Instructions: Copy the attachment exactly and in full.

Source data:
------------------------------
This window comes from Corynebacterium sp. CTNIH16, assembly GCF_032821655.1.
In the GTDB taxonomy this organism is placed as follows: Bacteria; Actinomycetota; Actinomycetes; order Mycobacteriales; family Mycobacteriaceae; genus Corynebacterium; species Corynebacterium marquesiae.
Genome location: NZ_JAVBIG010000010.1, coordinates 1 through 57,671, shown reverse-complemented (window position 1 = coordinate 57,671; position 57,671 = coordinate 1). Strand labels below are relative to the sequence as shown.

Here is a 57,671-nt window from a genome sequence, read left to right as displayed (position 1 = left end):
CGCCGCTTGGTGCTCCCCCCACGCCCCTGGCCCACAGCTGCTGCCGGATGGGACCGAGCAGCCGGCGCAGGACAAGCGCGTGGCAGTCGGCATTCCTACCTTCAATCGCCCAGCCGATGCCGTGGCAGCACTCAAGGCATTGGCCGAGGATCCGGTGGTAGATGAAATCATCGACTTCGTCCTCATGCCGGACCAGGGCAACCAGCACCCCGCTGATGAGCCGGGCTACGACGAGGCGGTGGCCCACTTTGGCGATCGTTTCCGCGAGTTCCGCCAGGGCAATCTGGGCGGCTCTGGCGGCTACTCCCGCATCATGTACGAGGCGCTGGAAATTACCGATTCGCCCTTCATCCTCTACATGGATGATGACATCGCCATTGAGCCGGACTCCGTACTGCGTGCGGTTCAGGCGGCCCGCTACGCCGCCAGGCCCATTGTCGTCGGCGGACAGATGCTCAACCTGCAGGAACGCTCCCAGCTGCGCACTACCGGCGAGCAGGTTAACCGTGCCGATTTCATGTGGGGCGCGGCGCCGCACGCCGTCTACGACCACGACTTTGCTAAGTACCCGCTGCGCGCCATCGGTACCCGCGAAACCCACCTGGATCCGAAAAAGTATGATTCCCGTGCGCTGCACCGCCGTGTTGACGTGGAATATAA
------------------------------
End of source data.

This window comes from Corynebacterium sp. CTNIH16, assembly GCF_032821655.1.
In the GTDB taxonomy this organism is placed as follows: Bacteria; Actinomycetota; Actinomycetes; order Mycobacteriales; family Mycobacteriaceae; genus Corynebacterium; species Corynebacterium marquesiae.
Genome location: NZ_JAVBIG010000010.1, coordinates 1 through 57,671, shown reverse-complemented (window position 1 = coordinate 57,671; position 57,671 = coordinate 1). Strand labels below are relative to the sequence as shown.

Here is a 57,671-nt window from a genome sequence, read left to right as displayed (position 1 = left end):
CGCCGCTTGGTGCTCCCCCCACGCCCCTGGCCCACAGCTGCTGCCGGATGGGACCGAGCAGCCGGCGCAGGACAAGCGCGTGGCAGTCGGCATTCCTACCTTCAATCGCCCAGCCGATGCCGTGGCAGCACTCAAGGCATTGGCCGAGGATCCGGTGGTAGATGAAATCATCGACTTCGTCCTCATGCCGGACCAGGGCAACCAGCACCCCGCTGATGAGCCGGGCTACGACGAGGCGGTGGCCCACTTTGGCGATCGTTTCCGCGAGTTCCGCCAGGGCAATCTGGGCGGCTCTGGCGGCTACTCCCGCATCATGTACGAGGCGCTGGAAATTACCGATTCGCCCTTCATCCTCTACATGGATGATGACATCGCCATTGAGCCGGACTCCGTACTGCGTGCGGTTCAGGCGGCCCGCTACGCCGCCAGGCCCATTGTCGTCGGCGGACAGATGCTCAACCTGCAGGAACGCTCCCAGCTGCGCACTACCGGCGAGCAGGTTAACCGTGCCGATTTCATGTGGGGCGCGGCGCCGCACGCCGTCTACGACCACGACTTTGCTAAGTACCCGCTGCGCGCCATCGGTACCCGCGAAACCCACCTGGATCCGAAAAAGTATGATTCCCGTGCGCTGCACCGCCGTGTTGACGTGGAATATAA